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[Epidemiology of rosacea: updated data.]

Ann Dermatol Venereol. 2011 Sep;138S2:S124-S128

Authors: Chosidow O, Cribier B

Abstract
The epidemiological data on rosacea remain fragmentary and the methodological quality debatable. Rosacea affects mainly adults around the age of 30 years and classically predominates in females. Recent Estonian and Irish studies suggest that the female predominance may not be as high as previously believed. However, prevalence does increase with age. The prevalence statistics published in Europe and the United States are highly variable, ranging from less than 1% to more than 20% of the adult population; actually, the methods used and the populations studied vary greatly from one study to another; consequently, they cannot be compared. A family history of the disease is a risk factor, as is the very light skin phototype (Celtic skin type). Alcohol and coffee, classically blamed, are not risk factors; however, tobacco may have a protective effect. New studies are undoubtedly necessary: they should use the diagnostic and severity criteria established in 2002 and 2004. Rosacea has a strong impact on quality of life and can be associated with depressive symptoms. A specific quality-of-life scale, the RosaQol, has been established and validated in the United States, by the same group that elaborated the Skindex scale. Translations of this scale into French, Italian, German, and Spanish have been validated, which may allow future intercultural comparisons.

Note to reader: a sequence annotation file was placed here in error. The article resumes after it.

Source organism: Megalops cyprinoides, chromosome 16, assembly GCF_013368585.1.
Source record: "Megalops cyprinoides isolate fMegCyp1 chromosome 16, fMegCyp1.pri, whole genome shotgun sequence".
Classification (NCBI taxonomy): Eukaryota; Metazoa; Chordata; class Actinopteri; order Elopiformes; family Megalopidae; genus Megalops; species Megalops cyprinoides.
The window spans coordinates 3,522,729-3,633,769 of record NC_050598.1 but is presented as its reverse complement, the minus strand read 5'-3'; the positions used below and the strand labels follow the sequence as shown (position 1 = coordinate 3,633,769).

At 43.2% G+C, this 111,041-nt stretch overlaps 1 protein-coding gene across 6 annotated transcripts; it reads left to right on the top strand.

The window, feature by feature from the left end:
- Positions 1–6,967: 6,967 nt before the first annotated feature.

PMID: 21907871 [PubMed - as supplied by publisher]

http://www.ncbi.nlm.nih.gov/entrez/query.fcgi?tmpl=NoSidebarfile&db=PubMed&cmd=Retrieve&list_uids=21907871&dopt=Abstract = URL to article

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